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The Shearing of the Cook's Dog

by Henry Lawson (1867-1922)

. . . the story ends with . . .

The cook's assistant said that he’d have given a five-pound note for a portrait of Curry-and-Rice when that poodle came hack from the shed. The cook was naturally very indignant; he was surprised at first – then he got mad. He had the whole afternoon to get worked up in, and at tea-time he went for the men properly.

“Wotter yer growlin’ about?” asked one. “Wot’s the matter with yer, anyway?”

“I don’t know nothing about yer dog!” protested a rouseabout; “wotyer gettin’ on to me for?”

“Wotter they bin doin’ to the cook now?” inquired a ring leader innocently, as he sprawled into his place at the table. “Can’t yer let Curry alone? Wot d’yer want to be chyackin’ him for? Give it a rest.”

“Well, look here, chaps,” observed Geordie, in a determined tone, “I call it a shame, that’s what I call it. Why couldn’t you leave an old man’s dog alone? It was a mean, dirty trick to do, and I suppose you thought it funny. You ought to be ashamed of yourselves, the whole lot of you, for a drafted mob of crawlers. If I’d been there it wouldn’t have been done; and I wouldn’t blame Curry if he was to poison the whole convicted push.”

General lowering of faces and pulling of hats down over eyes, and great working of knives and forks; also sounds like men trying not to laugh.

“Why couldn’t you play a trick on another man’s darg?” said Curry. “It’s no use tellin’ me. I can see it all as plain as if I was on the board – all of you runnin’ an’ shoutin’ an’ cheerin’ an’ laughin’, and all over shearin’ and ill-usin’ a poor little darg! Why couldn’t you play a trick on another man’s darg? . . . It doesn’t matter much – I’m nearly done cookin’ here now  . . . Only that I’ve got a family to think of I wouldn’t ’a’ stayed so long. I’ve got to be up at five every mornin’, an’ don’t get to bed till ten at night, cookin’ an’ bakin’ an’ cleanin’ for you an’ waitin’ on you. First one lot in from the wool-wash, an’ then one lot in from the shed, an’ another lot in, an’ at all hours an’ times, an’ all wantin’ their meals kept hot, an’ then they ain’t satisfied. And now you must go an’ play a dirty trick on my darg! Why couldn’t you have a lark with some other man’s darg!”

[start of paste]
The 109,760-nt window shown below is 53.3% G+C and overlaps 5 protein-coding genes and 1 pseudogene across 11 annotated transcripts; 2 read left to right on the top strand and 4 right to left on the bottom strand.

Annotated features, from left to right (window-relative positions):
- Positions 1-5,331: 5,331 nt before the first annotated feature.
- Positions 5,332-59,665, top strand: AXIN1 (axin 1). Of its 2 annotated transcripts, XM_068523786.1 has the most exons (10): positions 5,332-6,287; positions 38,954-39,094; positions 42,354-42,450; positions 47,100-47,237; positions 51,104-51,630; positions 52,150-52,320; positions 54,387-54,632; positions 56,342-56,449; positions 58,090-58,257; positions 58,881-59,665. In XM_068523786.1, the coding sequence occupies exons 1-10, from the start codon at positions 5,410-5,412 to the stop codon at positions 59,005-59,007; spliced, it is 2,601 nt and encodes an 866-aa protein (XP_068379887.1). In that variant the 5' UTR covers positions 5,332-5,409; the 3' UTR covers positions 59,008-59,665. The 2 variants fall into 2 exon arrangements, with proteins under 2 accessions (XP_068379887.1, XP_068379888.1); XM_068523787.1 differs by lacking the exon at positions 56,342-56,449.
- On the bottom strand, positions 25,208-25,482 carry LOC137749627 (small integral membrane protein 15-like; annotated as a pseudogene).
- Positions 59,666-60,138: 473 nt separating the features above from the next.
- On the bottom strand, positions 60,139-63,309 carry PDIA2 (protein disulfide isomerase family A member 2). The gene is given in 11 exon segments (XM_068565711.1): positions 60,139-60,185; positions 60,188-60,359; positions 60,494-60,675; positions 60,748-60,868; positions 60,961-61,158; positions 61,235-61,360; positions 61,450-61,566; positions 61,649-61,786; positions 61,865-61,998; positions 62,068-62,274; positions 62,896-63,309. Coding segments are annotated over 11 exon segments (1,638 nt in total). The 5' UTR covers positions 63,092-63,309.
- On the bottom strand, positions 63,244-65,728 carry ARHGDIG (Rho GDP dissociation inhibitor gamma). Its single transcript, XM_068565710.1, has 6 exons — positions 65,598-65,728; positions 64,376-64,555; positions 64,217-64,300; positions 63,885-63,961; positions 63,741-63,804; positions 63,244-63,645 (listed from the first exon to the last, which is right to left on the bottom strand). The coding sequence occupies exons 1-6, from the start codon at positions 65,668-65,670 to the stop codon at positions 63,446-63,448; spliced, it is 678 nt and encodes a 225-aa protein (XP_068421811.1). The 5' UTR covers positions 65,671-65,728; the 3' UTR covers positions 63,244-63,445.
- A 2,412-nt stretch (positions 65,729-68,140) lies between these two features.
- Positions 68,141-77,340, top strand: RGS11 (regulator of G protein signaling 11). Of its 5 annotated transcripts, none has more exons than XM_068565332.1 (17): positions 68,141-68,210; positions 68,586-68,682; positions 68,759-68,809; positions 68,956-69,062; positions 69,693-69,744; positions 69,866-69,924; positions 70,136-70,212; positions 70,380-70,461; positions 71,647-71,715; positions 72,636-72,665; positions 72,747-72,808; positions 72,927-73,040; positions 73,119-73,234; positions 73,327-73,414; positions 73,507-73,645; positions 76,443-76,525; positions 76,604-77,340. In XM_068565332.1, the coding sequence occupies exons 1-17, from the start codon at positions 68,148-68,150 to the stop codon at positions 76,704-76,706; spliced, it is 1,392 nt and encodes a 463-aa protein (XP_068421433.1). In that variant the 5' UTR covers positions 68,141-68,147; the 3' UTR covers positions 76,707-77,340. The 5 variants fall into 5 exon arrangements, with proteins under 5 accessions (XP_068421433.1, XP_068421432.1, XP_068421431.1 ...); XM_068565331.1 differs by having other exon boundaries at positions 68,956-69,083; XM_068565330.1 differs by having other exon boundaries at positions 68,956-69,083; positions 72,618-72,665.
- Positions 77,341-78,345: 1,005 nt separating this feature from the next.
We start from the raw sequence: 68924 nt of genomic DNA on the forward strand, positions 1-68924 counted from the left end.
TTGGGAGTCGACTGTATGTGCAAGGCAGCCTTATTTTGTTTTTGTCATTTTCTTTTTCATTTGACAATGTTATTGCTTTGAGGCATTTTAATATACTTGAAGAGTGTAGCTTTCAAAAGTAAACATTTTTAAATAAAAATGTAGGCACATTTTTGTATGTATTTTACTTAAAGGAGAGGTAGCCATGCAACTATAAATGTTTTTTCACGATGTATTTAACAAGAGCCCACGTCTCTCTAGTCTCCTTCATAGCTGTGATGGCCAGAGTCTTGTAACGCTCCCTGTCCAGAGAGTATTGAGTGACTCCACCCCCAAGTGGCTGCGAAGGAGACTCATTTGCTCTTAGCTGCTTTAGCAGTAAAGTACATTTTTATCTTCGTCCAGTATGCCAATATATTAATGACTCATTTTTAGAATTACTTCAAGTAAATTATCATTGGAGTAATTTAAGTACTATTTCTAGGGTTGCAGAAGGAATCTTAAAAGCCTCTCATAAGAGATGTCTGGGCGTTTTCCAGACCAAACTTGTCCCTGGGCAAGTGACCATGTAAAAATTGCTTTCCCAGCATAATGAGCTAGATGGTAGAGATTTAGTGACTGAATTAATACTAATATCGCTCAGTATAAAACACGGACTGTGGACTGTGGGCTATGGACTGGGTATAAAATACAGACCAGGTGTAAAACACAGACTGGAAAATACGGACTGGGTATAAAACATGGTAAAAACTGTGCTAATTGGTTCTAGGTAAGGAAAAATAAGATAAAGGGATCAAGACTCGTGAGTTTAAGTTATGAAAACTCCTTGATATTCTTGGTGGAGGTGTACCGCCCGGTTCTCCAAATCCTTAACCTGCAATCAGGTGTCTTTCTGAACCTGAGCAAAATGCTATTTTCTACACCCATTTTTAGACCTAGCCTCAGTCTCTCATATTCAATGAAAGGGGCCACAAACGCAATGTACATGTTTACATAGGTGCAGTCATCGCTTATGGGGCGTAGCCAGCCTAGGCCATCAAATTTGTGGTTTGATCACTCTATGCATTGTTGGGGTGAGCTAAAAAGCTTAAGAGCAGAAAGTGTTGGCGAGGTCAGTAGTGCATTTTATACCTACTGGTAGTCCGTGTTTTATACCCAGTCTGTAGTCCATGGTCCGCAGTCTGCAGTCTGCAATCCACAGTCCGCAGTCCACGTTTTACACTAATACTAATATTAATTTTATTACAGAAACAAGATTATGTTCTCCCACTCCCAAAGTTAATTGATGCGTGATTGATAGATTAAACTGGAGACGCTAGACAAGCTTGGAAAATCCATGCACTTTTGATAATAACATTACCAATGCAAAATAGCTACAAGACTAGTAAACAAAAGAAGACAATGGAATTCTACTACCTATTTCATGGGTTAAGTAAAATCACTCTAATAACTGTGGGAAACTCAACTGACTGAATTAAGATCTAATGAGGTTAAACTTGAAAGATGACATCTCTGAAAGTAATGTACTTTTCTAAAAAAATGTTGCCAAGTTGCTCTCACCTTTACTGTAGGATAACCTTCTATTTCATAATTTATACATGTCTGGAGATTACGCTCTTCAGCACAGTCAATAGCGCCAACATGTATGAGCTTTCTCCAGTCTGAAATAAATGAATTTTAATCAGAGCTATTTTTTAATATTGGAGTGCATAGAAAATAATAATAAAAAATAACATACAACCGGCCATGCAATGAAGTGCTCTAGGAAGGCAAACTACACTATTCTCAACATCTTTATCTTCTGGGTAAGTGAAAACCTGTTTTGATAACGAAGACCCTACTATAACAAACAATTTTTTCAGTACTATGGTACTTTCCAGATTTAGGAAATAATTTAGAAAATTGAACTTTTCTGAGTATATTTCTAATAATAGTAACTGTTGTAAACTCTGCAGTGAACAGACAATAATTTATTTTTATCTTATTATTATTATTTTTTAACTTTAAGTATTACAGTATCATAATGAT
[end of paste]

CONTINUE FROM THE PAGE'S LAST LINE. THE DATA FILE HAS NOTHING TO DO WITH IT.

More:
Geordie bowed his head and ate as though he had a cud, like a cow, and could chew at leisure. He seemed ashamed, as indeed we all were – secretly. Poor old Curry’s oft-repeated appeal, “Why couldn’t you play a trick with another man’s dog?” seemed to have something pathetic about it. The men didn’t notice that it lacked philanthropy and logic, and probably the cook didn’t notice it either, else he wouldn’t have harped on it. Geordie lowered his face, and just then, as luck or the devil would have it, he caught sight of the dog. Then he exploded.

The cook usually forgot all about it in an hour, and then, if you asked him what the chaps had been doing, he’d say, “Oh, nothing! nothing! Only their larks!” But this time he didn’t; he was narked for three days. and the chaps marvelled much and were sorry, and treated him with great respect and consideration. They hadn’t thought he’d take it so hard – the dogs-hearing business – else they wouldn’t have done it. They were a little puzzled too, and getting a trifle angry, and would shortly be prepared to take the place of the injured party, and make things unpleasant for the cook. However, he brightened up towards the end of the week, and then it all came out.

“I wouldn’t ’a’ minded so much,” he said, standing by the table with a dipper in one hand, a bucket in the other, and a smile on his face. “I wouldn’t ’a’ minded so much only they’ll think me a flash man in Bourke with that theer darg trimmed up like that!”

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